dancing with, and learning from, trees

Marcela Oteiza, associate professor of environmental studies and dance and chair of theater, has been involved with the Justice Dance Performance Project (JDPP) since 2011. Her latest collaboration with the group, In the Presence of Trees, is a four-part site-specific outdoor dance-theater performance series following the changing of the seasons while celebrating the wisdom and value of trees, especially in the urban forest. 

The series, which began in summer 2022 with a performance in Bushnell Park, in Hartford, CT, will come full circle on May 7, when the troupe returns to Bushnell Park to perform In the Presence of Trees: Spring, the fourth and final event of the series. Like previous series performances, the event will be free and open to the public.

“This series started with the idea of exploring how trees connect with one another and protect each other–and how they communicate between different species,” says Oteiza. “The larger idea being that we can learn how to better communicate with each other by being in the presence of trees, listening to and learning from them.”

In the Presence of Trees focuses on creating a dialogue between the trees, the performance space, the audience, and the performers.  “You connect with the trees on two levels,” says Oteiza. “One is the internal relationship the performer creates with the tree they’re dancing with. They become partners with the tree. The second is the external relationship: the shapes the dancers create while performing with the trees and how the audience perceives them.” Performers in the series range in age from 17 to 80, inhabiting a diverse range of body types. A decision that was intentional, says Oteiza. “Performers can be any age and dancing bodies can be any type of body. It was very important for us to make that clear.”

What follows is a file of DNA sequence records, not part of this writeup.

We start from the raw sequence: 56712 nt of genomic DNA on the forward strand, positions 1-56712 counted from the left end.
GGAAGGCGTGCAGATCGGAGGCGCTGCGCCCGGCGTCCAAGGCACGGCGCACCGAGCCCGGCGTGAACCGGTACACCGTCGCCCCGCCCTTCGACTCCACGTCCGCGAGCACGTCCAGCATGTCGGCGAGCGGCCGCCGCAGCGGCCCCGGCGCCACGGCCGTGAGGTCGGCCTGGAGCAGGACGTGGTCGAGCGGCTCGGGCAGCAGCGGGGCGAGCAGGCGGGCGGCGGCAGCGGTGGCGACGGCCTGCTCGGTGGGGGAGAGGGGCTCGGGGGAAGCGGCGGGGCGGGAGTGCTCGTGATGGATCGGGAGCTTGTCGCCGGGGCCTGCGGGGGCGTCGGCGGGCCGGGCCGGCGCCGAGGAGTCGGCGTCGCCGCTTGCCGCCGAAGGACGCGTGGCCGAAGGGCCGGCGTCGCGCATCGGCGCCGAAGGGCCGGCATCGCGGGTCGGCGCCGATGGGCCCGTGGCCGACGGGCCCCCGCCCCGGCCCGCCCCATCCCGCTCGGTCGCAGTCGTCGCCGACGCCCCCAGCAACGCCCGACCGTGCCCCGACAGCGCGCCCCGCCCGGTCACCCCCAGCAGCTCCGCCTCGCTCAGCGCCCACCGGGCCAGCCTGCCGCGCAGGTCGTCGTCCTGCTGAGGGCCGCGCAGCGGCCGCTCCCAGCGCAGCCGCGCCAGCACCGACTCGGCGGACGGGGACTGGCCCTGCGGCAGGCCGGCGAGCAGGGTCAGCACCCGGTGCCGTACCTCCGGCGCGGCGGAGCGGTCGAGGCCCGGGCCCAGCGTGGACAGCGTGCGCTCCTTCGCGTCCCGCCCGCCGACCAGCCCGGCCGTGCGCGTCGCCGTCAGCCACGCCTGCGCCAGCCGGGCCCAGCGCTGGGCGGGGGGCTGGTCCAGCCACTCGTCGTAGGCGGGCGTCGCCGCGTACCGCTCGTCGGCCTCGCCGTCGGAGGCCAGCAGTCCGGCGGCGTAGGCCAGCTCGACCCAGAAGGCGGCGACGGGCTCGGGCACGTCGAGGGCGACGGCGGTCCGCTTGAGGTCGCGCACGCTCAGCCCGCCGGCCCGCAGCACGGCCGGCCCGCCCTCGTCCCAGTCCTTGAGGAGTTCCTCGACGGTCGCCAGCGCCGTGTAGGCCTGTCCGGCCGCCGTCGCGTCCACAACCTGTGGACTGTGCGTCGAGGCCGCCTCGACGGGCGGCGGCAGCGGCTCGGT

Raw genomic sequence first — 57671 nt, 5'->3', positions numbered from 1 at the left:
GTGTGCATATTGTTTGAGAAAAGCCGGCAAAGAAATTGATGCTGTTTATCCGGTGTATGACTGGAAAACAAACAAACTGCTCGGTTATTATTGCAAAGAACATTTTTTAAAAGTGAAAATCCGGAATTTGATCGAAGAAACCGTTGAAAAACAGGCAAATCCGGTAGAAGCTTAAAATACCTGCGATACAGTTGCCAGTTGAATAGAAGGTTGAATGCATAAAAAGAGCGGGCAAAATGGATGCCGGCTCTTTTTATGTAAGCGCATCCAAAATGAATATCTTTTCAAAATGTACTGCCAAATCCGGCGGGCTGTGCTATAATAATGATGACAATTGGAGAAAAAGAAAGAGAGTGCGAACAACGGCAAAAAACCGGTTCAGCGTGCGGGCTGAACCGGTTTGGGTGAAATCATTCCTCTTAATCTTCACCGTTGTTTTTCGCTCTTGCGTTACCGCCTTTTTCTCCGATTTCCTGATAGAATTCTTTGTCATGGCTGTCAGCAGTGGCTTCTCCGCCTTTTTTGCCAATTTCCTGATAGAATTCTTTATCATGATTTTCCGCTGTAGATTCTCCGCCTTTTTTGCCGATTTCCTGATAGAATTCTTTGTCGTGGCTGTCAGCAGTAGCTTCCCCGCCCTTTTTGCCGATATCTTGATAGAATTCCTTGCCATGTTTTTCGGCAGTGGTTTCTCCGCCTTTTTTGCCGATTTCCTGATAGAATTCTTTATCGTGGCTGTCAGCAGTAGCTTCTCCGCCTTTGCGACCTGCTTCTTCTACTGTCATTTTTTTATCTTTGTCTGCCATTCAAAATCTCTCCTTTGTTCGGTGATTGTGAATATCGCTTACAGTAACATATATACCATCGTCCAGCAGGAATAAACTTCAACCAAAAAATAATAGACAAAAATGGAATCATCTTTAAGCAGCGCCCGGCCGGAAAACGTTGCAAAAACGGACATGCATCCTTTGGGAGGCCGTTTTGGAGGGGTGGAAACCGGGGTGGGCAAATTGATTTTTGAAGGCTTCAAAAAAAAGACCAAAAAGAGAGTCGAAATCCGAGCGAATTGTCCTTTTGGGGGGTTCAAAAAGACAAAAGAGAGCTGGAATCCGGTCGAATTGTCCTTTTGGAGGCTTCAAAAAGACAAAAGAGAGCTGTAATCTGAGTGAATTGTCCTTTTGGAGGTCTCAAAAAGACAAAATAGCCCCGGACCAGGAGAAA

As the visual designer for the series, Marcela is responsible not only for costuming, but also for choosing objects used for each piece, selecting and understanding the trees that will be included in each performance, setting the audience-performance relationship (how the audience will enter the space, whether they’ll be guided through the space, what the audience should feel as they enter the space), and layering those elements to create the environment in which each performance takes place. 

“As a visual designer, I consider such elements as accessibility, tree access, and open space versus closed space,” says Oteiza. “The costumes were chosen to blend with each space, as part of the landscape, so that the eye of the viewer can encounter the dancers in the same way we look at a view and suddenly focus on a particular feature in the landscape and spend more time with it.”

Marcela’s role also includes helping the company create relationships with the people who inhabit each space. “For the Winter performance In Keney Park, the company worked with the Ebony Horsewomen, an organization based in the park that provides equine-based programming and equine-assisted therapy for inner-city youth. Ebony Horsewomen opened their doors to us and created a relationship there.”

Once the series is complete, with the May 7th performance of Spring, films of all four seasonal pieces will be available for viewing